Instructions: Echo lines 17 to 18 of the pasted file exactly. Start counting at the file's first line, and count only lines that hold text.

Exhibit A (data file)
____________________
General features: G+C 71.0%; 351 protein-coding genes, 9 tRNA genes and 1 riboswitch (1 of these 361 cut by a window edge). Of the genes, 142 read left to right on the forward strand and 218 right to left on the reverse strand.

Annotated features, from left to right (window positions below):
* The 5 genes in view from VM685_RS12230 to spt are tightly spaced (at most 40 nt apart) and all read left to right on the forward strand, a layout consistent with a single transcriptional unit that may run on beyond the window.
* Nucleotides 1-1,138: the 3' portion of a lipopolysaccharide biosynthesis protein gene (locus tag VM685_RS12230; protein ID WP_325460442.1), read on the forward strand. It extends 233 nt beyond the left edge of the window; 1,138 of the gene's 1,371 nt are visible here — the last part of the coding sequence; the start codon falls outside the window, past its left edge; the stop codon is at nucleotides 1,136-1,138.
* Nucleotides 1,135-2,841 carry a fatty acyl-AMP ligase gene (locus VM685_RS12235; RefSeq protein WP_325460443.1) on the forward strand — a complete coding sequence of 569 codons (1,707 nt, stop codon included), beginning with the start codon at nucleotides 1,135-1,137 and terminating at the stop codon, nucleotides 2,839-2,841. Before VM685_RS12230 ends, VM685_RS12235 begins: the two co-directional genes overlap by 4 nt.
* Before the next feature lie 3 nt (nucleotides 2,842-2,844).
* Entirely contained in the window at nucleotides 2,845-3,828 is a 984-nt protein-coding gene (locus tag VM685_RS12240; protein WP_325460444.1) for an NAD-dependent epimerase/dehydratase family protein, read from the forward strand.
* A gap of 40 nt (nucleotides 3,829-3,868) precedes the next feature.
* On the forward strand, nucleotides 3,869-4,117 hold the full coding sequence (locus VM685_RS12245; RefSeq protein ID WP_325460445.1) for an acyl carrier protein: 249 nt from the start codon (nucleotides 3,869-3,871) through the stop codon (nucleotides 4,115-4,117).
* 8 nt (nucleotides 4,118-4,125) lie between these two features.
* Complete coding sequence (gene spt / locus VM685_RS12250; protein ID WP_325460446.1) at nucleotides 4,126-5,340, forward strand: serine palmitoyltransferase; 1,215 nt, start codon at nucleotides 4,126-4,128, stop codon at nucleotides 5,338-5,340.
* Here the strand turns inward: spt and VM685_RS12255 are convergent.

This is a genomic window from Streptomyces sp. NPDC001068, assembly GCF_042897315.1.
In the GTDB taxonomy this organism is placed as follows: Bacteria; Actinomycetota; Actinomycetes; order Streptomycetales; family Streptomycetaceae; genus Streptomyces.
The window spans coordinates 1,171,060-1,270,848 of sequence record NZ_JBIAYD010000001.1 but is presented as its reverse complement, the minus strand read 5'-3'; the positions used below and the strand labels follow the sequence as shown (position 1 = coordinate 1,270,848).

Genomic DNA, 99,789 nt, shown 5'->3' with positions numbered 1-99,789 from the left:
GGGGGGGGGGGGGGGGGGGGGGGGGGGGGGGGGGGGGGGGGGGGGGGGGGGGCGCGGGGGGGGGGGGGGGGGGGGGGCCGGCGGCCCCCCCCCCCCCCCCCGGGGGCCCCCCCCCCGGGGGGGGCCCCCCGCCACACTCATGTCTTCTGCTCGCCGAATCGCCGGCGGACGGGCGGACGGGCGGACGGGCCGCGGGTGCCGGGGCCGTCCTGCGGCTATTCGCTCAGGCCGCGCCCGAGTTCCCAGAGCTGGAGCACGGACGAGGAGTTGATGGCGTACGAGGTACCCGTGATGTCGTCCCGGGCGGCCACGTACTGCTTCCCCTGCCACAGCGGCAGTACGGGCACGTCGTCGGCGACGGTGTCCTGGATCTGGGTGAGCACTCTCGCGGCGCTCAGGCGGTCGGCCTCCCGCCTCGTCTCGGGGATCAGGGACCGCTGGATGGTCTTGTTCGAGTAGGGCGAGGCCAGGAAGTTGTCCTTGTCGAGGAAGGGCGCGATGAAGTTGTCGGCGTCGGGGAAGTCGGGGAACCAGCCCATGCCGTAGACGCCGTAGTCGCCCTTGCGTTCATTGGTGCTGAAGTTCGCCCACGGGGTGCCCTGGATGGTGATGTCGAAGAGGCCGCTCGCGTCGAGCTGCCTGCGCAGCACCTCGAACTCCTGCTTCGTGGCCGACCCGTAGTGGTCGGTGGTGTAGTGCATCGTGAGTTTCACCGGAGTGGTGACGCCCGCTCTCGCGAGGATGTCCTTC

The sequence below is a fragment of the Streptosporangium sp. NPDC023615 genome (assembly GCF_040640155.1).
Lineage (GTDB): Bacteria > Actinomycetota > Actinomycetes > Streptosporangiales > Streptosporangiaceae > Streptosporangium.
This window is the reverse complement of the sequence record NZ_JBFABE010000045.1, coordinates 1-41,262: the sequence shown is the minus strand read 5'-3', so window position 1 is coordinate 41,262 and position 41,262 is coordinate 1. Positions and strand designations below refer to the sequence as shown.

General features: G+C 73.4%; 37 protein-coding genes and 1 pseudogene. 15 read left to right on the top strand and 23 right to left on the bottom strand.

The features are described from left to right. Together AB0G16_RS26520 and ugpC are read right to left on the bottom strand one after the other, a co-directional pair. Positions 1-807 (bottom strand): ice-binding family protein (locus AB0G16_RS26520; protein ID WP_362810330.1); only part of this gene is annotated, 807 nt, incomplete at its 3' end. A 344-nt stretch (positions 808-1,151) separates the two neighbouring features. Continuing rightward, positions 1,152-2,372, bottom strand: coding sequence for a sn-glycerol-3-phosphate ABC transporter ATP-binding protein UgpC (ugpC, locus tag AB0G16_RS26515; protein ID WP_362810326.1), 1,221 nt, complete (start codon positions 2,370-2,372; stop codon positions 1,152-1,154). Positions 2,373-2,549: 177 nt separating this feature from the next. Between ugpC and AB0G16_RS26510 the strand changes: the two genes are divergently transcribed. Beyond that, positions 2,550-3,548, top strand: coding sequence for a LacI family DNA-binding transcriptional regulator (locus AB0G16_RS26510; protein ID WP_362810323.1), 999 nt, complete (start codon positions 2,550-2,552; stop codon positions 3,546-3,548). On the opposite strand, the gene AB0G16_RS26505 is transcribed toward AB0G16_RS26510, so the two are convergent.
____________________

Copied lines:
GGGGGGGGGGGGGGGGGGGGGGGGGGGGGGGGGGGGGGGGGGGGGGGGGGGGCGCGGGGGGGGGGGGGGGGGGGGGGCCGGCGGCCCCCCCCCCCCCCCCCGGGGGCCCCCCCCCCGGGGGGGGCCCCCCGCCACACTCATGTCTTCTGCTCGCCGAATCGCCGGCGGACGGGCGGACGGGCGGACGGGCCGCGGGTGCCGGGGCCGTCCTGCGGCTATTCGCTCAGGCCGCGCCCGAGTTCCCAGAGCTGGAGCACGGACGAGGAGTTGATGGCGTACGAGGTACCCGTGATGTCGTCCCGGGCGGCCACGTACTGCTTCCCCTGCCACAGCGGCAGTACGGGCACGTCGTCGGCGACGGTGTCCTGGATCTGGGTGAGCACTCTCGCGGCGCTCAGGCGGTCGGCCTCCCGCCTCGTCTCGGGGATCAGGGACCGCTGGATGGTCTTGTTCGAGTAGGGCGAGGCCAGGAAGTTGTCCTTGTCGAGGAAGGGCGCGATGAAGTTGTCGGCGTCGGGGAAGTCGGGGAACCAGCCCATGCCGTAGACGCCGTAGTCGCCCTTGCGTTCATTGGTGCTGAAGTTCGCCCACGGGGTGCCCTGGATGGTGATGTCGAAGAGGCCGCTCGCGTCGAGCTGCCTGCGCAGCACCTCGAACTCCTGCTTCGTGGCCGACCCGTAGTGGTCGGTGGTGTAGTGCATCGTGAGTTTCACCGGAGTGGTGACGCCCGCTCTCGCGAGGATGTCCTTC

The sequence below is a fragment of the Streptosporangium sp. NPDC023615 genome (assembly GCF_040640155.1).